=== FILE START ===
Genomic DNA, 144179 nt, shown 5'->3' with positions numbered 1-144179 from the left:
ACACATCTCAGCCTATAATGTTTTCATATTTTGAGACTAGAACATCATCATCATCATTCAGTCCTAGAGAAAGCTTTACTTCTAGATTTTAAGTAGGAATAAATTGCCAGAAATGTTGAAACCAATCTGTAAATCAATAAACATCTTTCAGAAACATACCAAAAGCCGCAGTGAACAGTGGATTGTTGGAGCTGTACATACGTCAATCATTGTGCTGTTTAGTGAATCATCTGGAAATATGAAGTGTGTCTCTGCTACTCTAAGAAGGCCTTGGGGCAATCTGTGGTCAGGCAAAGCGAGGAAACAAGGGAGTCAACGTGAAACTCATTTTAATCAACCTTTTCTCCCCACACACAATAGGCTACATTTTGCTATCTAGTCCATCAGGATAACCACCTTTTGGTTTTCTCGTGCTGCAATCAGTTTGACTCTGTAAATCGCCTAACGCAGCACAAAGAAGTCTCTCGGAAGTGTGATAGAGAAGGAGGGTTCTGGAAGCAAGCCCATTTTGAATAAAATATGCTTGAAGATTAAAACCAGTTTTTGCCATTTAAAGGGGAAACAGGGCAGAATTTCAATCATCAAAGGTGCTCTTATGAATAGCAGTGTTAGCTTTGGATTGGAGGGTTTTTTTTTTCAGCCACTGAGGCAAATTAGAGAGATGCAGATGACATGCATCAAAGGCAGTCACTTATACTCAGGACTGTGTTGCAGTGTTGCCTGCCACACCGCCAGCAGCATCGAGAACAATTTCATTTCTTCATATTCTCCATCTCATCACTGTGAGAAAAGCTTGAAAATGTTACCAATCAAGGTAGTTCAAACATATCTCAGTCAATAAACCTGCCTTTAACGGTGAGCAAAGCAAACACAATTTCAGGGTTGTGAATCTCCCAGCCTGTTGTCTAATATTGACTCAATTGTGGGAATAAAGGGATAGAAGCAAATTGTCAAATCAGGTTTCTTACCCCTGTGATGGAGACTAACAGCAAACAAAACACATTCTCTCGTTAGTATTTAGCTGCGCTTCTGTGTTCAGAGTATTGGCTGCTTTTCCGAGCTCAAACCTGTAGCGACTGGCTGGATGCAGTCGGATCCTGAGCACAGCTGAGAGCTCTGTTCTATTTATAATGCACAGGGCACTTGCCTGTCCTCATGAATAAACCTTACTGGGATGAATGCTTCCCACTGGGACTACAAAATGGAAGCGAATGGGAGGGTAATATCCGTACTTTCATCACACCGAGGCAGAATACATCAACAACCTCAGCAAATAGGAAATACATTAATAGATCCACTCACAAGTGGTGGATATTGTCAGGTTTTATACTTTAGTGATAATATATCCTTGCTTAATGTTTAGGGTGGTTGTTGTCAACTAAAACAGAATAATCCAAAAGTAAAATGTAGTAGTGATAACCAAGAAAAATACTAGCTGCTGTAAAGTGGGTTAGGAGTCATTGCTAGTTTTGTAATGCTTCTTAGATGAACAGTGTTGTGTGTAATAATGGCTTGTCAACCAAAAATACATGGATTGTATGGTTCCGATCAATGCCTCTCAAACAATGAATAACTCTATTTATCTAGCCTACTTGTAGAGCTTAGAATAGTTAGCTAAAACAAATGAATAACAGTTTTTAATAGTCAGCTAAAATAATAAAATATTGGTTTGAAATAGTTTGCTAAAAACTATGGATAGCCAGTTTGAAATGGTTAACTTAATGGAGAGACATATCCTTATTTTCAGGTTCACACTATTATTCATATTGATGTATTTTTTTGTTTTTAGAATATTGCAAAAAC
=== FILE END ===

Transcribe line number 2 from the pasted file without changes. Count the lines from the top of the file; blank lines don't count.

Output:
ACACATCTCAGCCTATAATGTTTTCATATTTTGAGACTAGAACATCATCATCATCATTCAGTCCTAGAGAAAGCTTTACTTCTAGATTTTAAGTAGGAATAAATTGCCAGAAATGTTGAAACCAATCTGTAAATCAATAAACATCTTTCAGAAACATACCAAAAGCCGCAGTGAACAGTGGATTGTTGGAGCTGTACATACGTCAATCATTGTGCTGTTTAGTGAATCATCTGGAAATATGAAGTGTGTCTCTGCTACTCTAAGAAGGCCTTGGGGCAATCTGTGGTCAGGCAAAGCGAGGAAACAAGGGAGTCAACGTGAAACTCATTTTAATCAACCTTTTCTCCCCACACACAATAGGCTACATTTTGCTATCTAGTCCATCAGGATAACCACCTTTTGGTTTTCTCGTGCTGCAATCAGTTTGACTCTGTAAATCGCCTAACGCAGCACAAAGAAGTCTCTCGGAAGTGTGATAGAGAAGGAGGGTTCTGGAAGCAAGCCCATTTTGAATAAAATATGCTTGAAGATTAAAACCAGTTTTTGCCATTTAAAGGGGAAACAGGGCAGAATTTCAATCATCAAAGGTGCTCTTATGAATAGCAGTGTTAGCTTTGGATTGGAGGGTTTTTTTTTTCAGCCACTGAGGCAAATTAGAGAGATGCAGATGACATGCATCAAAGGCAGTCACTTATACTCAGGACTGTGTTGCAGTGTTGCCTGCCACACCGCCAGCAGCATCGAGAACAATTTCATTTCTTCATATTCTCCATCTCATCACTGTGAGAAAAGCTTGAAAATGTTACCAATCAAGGTAGTTCAAACATATCTCAGTCAATAAACCTGCCTTTAACGGTGAGCAAAGCAAACACAATTTCAGGGTTGTGAATCTCCCAGCCTGTTGTCTAATATTGACTCAATTGTGGGAATAAAGGGATAGAAGCAAATTGTCAAATCAGGTTTCTTACCCCTGTGATGGAGACTAACAGCAAACAAAACACATTCTCTCGTTAGTATTTAGCTGCGCTTCTGTGTTCAGAGTATTGGCTGCTTTTCCGAGCTCAAACCTGTAGCGACTGGCTGGATGCAGTCGGATCCTGAGCACAGCTGAGAGCTCTGTTCTATTTATAATGCACAGGGCACTTGCCTGTCCTCATGAATAAACCTTACTGGGATGAATGCTTCCCACTGGGACTACAAAATGGAAGCGAATGGGAGGGTAATATCCGTACTTTCATCACACCGAGGCAGAATACATCAACAACCTCAGCAAATAGGAAATACATTAATAGATCCACTCACAAGTGGTGGATATTGTCAGGTTTTATACTTTAGTGATAATATATCCTTGCTTAATGTTTAGGGTGGTTGTTGTCAACTAAAACAGAATAATCCAAAAGTAAAATGTAGTAGTGATAACCAAGAAAAATACTAGCTGCTGTAAAGTGGGTTAGGAGTCATTGCTAGTTTTGTAATGCTTCTTAGATGAACAGTGTTGTGTGTAATAATGGCTTGTCAACCAAAAATACATGGATTGTATGGTTCCGATCAATGCCTCTCAAACAATGAATAACTCTATTTATCTAGCCTACTTGTAGAGCTTAGAATAGTTAGCTAAAACAAATGAATAACAGTTTTTAATAGTCAGCTAAAATAATAAAATATTGGTTTGAAATAGTTTGCTAAAAACTATGGATAGCCAGTTTGAAATGGTTAACTTAATGGAGAGACATATCCTTATTTTCAGGTTCACACTATTATTCATATTGATGTATTTTTTTGTTTTTAGAATATTGCAAAAAC